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Extinction Rebellion: arrests as activists shut down roads in Westminster

The Guardian logo The Guardian 07/10/2019 Haroon Siddique

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Watch: Yoga, dance and song on Westminster Bridge during Extinction Rebellion blockade (Storyful)

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Extinction Rebellion protesters have shut off large parts of Westminster as they began a planned two-week shutdown of central London.

The Metropolitan police said 135 people had been arrested. Westminster Bridge, Lambeth Bridge, Trafalgar Square and Whitehall were all blocked off as throngs of people demonstrated about the lack of meaningful action to tackle the climate crisis.

Related: Boris Johnson tells police to 'use full force of law' against Extinction Rebellion

In Trafalgar Square a hearse was parked carrying a coffin that said: “Our future.” The driver had used a D-lock to attach himself to the steering wheel while other protesters attached themselves to the bottom of the vehicle and some lay in the road.

Extinction Rebellion protester © Reuters Extinction Rebellion protester Yards from Downing Street, protesters blocked off Whitehall and the Embankment was shut off for about four hours outside the Ministry of Defence (MoD) by activists who attached themselves to cars before being removed by police using buzzsaws.

Among those arrested on Monday on Victoria Embankment was 81-year-old Sarah Lasenby, a Quaker and retired social worker from Oxford. She said: “For 21 years my main concern has been to help get rid of UK nuclear weapons. I am still keen to do this but once I came across XR I was so relieved to have something I could do about the ghastly state we have got our planet in.

Related: Places around the world already affected by climate change (Photos)

“The whole thing is so urgent that it is imperative the government should take serious actions and put pressure on other states and global powers to radically reduce the use of fossil fuels even if this means we need to reduce our comfort at home and so much flying.”

Mark Rylance et al. wearing costumes and standing in front of a crowd: The actor Mark Rylance takes part in the climate demonstration in central London. Photograph: Alastair Grant/AP © AP The actor Mark Rylance takes part in the climate demonstration in central London. Photograph: Alastair Grant/AP

Marie, 32, who did not wish to give her surname, was in Trafalgar Square at her first ever protest. She said she had been partly moved to attend because she works in fashion, which she said was one of the heaviest polluting industries.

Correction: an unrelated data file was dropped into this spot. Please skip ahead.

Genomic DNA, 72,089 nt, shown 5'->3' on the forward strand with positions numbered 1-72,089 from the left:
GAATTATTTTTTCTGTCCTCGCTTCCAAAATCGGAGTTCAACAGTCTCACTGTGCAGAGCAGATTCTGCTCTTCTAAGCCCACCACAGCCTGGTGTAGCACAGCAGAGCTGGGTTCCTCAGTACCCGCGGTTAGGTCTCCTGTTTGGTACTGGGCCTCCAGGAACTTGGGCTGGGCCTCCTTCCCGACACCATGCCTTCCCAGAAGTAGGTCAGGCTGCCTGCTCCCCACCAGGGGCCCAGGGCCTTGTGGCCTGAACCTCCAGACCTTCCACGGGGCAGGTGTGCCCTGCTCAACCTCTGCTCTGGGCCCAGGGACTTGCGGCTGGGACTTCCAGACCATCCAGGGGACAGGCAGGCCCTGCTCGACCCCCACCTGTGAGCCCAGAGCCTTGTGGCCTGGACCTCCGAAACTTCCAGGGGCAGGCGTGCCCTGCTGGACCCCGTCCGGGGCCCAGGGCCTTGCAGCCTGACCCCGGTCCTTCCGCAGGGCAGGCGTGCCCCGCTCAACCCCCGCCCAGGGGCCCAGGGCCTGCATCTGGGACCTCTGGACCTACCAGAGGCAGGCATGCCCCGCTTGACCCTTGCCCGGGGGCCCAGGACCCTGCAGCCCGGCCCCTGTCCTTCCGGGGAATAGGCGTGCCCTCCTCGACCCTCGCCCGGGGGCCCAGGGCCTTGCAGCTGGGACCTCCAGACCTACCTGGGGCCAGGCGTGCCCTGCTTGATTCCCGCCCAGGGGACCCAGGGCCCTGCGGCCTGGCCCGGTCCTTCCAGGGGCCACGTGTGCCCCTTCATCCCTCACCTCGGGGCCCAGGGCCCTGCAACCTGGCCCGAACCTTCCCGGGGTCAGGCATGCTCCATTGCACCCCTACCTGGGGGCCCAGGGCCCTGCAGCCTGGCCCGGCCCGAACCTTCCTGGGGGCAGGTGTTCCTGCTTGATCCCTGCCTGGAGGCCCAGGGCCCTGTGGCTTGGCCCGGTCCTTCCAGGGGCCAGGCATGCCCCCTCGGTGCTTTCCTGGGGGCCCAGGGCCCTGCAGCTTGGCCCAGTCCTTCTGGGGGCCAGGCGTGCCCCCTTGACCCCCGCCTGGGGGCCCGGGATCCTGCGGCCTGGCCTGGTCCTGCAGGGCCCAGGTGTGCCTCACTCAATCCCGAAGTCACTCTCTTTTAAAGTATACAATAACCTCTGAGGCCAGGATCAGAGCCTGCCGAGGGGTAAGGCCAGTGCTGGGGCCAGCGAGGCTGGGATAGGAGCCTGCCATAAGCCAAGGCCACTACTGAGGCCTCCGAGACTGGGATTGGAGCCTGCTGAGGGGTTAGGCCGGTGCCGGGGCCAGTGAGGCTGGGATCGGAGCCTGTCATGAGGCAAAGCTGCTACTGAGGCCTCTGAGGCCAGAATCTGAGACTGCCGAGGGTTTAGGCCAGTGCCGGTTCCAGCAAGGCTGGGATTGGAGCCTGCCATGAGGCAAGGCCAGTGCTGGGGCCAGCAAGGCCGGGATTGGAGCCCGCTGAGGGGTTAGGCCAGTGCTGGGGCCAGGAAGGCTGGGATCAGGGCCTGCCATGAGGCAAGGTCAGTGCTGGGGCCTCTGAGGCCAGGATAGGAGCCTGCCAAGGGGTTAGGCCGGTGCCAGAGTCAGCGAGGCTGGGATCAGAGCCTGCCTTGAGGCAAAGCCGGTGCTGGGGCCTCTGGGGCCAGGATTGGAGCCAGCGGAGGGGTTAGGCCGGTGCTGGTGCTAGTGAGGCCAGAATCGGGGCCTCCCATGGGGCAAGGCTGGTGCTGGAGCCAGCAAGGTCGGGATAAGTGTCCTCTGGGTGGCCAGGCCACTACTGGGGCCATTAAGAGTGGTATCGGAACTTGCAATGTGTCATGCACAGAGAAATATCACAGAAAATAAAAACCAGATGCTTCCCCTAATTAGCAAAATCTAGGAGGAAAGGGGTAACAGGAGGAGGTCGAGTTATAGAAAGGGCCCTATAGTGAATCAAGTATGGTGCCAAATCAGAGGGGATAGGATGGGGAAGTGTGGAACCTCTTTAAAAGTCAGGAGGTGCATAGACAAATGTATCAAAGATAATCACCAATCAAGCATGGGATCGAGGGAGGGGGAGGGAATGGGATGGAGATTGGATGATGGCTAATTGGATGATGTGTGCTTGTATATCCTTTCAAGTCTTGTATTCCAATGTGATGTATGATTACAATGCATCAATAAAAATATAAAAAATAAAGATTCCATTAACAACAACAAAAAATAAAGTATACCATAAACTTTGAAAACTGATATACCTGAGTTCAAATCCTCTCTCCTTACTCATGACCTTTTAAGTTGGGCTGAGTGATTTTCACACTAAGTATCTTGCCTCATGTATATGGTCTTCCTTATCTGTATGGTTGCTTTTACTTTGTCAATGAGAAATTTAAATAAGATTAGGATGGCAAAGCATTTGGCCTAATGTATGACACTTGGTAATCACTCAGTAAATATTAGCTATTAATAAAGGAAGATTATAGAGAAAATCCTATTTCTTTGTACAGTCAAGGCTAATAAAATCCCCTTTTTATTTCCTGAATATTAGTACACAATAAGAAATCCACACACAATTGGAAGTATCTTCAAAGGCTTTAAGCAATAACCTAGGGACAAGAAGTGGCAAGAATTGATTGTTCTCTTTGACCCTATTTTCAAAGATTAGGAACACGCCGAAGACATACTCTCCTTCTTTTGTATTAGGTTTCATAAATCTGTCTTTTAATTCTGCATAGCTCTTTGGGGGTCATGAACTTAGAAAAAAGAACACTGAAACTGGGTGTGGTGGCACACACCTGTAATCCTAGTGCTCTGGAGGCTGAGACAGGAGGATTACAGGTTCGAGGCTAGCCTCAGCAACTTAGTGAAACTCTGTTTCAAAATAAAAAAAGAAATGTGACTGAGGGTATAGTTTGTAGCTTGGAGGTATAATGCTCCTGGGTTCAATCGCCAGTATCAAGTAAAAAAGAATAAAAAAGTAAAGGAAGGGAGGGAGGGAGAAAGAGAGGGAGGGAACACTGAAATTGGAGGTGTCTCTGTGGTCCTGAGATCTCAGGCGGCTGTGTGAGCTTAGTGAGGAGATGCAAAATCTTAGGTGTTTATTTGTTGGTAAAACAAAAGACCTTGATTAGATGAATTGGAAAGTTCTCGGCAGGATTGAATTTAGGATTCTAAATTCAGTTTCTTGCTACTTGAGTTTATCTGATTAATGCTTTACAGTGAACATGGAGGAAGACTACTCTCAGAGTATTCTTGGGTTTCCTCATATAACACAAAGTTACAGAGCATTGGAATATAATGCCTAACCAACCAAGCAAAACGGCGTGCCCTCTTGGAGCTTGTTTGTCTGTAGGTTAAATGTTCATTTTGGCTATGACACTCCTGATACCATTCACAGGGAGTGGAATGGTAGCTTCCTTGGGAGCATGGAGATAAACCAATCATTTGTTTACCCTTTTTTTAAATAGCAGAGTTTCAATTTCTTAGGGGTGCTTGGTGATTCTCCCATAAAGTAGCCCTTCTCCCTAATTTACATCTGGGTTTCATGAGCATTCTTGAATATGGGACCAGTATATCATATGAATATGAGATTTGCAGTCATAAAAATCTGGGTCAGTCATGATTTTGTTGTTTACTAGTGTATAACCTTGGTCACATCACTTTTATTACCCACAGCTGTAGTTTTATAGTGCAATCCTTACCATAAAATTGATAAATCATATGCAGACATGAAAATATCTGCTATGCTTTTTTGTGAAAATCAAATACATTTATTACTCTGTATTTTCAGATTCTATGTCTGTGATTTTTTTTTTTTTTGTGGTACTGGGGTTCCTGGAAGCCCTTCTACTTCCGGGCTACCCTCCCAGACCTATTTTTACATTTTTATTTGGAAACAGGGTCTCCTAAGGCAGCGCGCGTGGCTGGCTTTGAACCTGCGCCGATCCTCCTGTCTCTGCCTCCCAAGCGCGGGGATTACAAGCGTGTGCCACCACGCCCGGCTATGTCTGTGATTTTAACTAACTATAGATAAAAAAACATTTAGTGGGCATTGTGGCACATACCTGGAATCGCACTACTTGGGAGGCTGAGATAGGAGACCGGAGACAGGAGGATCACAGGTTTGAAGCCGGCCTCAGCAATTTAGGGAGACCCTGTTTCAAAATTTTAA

She said: “The atmosphere here is very nice, it’s people of all different ages and backgrounds. If you ask anyone what they want for their future they’d say they want a brighter future for their children. We need as many people as possible to have a voice. The system is not functioning. Infinite growth is a system and philosophy that needs to change. We consume too much.”


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Another protester, a 55-year-old woman from Brighton who gave her name only as Venetia, was among those sitting in the road outside Downing Street.

She said: “It’s a climate emergency. The need is so strong; what can be more important than the future of all life in this planet? Action must be taken to have a chance of mitigating the effects of the climate crisis.”

a group of people wearing costumes and standing in front of a crowd: Activists gesture in front of police officers during the Extinction Rebellion protest in London. Photograph: Henry Nicholls/Reuters © Reuters Activists gesture in front of police officers during the Extinction Rebellion protest in London. Photograph: Henry Nicholls/Reuters

Unlike in April, when central London was shut down for two weeks, the police response was much quicker. Officers, including from the territorial support group, were conspicuously deployed even before protests began. They lined the streets, stopping and searching people on Whitehall and outside the underground station, particularly casually dressed people and those with rucksacks or bags.

Officers dragged away at least three protesters from Westminster Bridge, including one who had attached himself to a tipi structure and had to be extricated using tools.

Related: Climate change protests around the world (Photos)

Officers also tried to drag away people involved in the sit-in near Downing Street and people attaching themselves to the bottom of the hearse in Trafalgar Square.

Despite the gravity of the subject they are highlighting there was a carnival atmosphere at the demonstrations, with bands playing on Whitehall and Trafalgar Square.

But there were signs that relations between police and protesters had deteriorated since April, with chants of “f*** you” aimed at officers on Westminster Bridge.

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